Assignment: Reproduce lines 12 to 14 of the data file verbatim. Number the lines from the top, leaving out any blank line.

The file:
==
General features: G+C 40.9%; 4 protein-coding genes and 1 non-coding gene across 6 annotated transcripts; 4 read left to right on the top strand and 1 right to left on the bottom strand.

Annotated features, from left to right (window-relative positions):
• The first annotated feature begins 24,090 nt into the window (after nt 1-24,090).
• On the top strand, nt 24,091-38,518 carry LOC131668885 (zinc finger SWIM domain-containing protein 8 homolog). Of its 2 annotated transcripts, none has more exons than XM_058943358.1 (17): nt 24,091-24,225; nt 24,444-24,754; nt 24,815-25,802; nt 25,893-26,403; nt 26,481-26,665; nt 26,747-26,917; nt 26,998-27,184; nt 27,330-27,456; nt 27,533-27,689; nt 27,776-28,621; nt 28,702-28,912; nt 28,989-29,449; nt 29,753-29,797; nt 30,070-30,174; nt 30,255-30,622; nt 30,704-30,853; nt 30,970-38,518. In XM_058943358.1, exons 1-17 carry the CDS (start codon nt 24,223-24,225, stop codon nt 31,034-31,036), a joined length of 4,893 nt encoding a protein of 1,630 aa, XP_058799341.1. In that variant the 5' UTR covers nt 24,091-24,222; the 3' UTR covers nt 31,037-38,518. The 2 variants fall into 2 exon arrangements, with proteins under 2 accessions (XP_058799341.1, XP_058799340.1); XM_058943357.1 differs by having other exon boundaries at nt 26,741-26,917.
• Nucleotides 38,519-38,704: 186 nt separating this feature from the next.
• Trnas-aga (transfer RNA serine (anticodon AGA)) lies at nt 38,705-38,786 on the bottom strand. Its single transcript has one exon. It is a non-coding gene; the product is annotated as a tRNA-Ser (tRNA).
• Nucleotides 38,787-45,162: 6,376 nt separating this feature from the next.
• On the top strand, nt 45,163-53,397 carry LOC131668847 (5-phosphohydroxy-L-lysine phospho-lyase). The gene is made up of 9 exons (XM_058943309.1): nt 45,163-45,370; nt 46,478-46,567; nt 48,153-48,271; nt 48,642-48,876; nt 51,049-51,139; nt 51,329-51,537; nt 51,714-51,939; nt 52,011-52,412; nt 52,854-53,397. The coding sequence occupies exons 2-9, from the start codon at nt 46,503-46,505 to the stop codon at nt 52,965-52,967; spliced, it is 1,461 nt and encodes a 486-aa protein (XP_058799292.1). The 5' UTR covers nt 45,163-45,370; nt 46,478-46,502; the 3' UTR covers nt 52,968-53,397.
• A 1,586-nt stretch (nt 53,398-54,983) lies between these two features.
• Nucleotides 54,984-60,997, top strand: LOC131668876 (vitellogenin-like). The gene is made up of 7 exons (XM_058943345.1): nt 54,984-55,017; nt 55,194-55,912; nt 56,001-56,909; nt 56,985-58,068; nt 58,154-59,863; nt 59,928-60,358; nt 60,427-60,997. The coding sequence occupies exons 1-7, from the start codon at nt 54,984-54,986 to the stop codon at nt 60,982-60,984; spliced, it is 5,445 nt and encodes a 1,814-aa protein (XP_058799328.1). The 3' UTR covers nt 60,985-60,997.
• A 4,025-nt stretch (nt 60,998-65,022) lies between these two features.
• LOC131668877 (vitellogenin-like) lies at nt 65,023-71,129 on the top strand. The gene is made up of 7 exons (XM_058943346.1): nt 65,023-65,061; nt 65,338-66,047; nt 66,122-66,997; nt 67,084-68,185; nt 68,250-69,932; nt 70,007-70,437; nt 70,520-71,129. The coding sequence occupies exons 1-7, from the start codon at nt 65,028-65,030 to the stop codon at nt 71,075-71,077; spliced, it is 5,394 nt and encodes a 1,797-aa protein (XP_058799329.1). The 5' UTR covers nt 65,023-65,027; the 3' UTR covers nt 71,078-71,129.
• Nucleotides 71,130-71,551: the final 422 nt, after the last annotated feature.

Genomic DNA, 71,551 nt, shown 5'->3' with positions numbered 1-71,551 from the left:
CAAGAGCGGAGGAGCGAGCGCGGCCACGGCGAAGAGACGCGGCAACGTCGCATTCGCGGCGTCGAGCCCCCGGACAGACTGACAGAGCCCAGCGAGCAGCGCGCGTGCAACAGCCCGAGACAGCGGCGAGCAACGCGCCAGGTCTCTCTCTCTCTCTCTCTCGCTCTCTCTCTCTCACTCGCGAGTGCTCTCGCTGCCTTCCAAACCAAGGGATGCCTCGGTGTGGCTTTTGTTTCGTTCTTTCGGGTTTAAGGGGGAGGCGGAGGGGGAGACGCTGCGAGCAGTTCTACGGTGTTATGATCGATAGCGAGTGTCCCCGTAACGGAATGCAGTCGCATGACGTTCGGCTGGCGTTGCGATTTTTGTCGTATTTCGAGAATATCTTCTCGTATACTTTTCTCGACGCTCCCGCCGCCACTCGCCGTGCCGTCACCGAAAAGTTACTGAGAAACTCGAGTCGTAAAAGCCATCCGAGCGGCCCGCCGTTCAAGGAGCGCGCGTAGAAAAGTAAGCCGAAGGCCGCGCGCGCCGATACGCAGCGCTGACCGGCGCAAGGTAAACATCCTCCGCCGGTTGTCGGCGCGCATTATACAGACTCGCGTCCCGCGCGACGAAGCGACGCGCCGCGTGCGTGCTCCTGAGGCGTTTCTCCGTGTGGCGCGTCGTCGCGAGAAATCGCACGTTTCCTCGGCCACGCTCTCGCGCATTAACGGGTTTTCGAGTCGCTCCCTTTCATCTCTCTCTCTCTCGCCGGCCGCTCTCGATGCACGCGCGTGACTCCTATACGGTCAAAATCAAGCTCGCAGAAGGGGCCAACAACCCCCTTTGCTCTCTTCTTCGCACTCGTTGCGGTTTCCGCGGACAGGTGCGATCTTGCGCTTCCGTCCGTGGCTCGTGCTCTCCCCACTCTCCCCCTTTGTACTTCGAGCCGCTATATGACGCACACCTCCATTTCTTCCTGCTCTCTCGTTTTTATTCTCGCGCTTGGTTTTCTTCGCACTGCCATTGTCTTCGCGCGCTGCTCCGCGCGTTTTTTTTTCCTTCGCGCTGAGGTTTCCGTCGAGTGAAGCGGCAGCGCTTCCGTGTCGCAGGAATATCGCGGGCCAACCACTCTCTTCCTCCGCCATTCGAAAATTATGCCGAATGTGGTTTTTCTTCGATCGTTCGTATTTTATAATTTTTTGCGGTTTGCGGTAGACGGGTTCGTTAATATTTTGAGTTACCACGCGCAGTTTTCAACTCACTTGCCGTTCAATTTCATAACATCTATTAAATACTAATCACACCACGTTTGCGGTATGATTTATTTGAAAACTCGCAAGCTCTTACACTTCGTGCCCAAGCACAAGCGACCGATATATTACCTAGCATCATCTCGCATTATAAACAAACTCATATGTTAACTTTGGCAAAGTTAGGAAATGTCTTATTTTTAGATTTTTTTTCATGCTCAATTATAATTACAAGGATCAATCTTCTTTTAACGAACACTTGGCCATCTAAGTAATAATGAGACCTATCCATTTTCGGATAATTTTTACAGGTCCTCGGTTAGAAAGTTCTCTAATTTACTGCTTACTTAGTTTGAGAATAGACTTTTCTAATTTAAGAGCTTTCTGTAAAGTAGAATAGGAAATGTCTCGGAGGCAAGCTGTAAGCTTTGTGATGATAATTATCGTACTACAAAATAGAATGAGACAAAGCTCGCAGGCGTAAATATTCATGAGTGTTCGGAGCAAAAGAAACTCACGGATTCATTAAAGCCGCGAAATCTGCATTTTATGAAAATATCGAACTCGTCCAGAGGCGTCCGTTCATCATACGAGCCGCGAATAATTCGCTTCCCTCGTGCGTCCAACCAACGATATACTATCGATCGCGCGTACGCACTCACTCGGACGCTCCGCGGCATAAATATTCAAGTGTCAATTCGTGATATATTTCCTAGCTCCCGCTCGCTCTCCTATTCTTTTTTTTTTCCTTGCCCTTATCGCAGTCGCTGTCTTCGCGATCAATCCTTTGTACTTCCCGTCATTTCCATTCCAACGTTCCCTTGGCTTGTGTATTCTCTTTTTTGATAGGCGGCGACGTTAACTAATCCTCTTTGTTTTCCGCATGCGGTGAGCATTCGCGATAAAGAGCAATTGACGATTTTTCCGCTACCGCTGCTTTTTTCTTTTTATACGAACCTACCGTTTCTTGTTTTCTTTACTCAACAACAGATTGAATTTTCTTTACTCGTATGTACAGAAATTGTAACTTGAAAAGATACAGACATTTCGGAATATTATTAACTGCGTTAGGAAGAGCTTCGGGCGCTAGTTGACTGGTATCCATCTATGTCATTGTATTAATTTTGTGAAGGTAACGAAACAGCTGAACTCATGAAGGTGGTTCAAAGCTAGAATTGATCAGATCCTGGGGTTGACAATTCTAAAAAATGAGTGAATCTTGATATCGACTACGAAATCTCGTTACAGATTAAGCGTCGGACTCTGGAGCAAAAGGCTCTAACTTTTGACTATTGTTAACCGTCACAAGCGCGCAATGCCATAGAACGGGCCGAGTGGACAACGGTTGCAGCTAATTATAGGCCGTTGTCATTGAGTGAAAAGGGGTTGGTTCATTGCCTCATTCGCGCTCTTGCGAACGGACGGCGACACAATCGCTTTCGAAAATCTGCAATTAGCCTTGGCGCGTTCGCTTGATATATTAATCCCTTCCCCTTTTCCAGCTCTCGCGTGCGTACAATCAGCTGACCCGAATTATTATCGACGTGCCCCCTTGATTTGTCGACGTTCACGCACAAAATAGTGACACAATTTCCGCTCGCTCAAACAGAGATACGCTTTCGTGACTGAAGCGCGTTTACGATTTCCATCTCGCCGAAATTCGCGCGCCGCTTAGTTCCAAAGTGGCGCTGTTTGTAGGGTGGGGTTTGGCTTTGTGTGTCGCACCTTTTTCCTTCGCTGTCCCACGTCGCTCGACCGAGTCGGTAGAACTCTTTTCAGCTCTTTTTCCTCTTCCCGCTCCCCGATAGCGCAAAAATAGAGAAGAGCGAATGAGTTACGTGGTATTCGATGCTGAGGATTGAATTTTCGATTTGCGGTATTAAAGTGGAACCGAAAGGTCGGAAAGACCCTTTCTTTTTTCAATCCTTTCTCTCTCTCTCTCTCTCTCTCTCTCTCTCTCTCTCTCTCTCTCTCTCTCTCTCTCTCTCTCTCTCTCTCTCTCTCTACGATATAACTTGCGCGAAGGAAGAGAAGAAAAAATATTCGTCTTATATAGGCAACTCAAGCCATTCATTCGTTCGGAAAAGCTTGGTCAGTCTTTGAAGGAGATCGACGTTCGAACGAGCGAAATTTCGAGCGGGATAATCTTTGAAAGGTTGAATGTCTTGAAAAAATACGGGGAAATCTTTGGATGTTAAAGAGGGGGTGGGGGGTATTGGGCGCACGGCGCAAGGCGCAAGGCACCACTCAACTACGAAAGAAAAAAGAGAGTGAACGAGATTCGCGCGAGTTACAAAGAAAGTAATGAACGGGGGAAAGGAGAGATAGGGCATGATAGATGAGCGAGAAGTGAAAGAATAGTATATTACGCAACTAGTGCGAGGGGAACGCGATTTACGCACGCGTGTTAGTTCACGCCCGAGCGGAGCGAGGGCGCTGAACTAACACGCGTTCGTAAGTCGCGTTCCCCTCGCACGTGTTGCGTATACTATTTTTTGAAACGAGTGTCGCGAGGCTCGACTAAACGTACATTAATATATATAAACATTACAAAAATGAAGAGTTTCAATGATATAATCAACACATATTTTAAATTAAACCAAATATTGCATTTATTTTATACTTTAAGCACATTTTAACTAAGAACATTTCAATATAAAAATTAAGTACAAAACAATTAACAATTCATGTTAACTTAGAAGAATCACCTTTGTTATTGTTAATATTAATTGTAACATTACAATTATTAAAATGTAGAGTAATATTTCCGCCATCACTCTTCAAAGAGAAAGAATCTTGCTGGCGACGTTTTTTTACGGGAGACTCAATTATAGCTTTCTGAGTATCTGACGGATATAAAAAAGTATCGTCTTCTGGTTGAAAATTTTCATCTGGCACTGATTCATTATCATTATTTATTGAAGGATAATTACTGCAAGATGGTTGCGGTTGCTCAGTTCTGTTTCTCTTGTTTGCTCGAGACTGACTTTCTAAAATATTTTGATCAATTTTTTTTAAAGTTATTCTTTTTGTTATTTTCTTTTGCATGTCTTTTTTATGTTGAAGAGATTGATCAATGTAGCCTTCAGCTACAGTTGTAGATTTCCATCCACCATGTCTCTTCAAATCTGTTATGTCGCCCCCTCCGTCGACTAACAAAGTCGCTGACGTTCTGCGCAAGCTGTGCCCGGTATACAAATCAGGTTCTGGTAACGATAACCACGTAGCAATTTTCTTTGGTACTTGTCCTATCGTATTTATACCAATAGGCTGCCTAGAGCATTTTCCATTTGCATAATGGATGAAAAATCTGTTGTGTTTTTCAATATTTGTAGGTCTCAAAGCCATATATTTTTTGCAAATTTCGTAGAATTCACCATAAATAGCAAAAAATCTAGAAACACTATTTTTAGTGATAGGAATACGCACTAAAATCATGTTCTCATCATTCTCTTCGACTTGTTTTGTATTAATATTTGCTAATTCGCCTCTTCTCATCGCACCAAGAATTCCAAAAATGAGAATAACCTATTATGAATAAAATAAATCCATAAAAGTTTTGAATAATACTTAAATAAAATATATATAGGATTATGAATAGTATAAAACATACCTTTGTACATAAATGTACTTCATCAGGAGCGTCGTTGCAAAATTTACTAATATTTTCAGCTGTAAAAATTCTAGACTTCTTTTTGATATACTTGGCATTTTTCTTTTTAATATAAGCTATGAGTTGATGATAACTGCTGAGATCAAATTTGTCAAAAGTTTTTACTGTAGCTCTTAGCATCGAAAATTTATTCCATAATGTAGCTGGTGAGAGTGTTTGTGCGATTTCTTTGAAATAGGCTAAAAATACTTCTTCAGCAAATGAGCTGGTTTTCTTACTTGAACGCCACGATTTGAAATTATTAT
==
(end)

• LOC131668877 (vitellogenin-like) lies at nt 65,023-71,129 on the top strand. The gene is made up of 7 exons (XM_058943346.1): nt 65,023-65,061; nt 65,338-66,047; nt 66,122-66,997; nt 67,084-68,185; nt 68,250-69,932; nt 70,007-70,437; nt 70,520-71,129. The coding sequence occupies exons 1-7, from the start codon at nt 65,028-65,030 to the stop codon at nt 71,075-71,077; spliced, it is 5,394 nt and encodes a 1,797-aa protein (XP_058799329.1). The 5' UTR covers nt 65,023-65,027; the 3' UTR covers nt 71,078-71,129.
• Nucleotides 71,130-71,551: the final 422 nt, after the last annotated feature.

Genomic DNA, 71,551 nt, shown 5'->3' with positions numbered 1-71,551 from the left: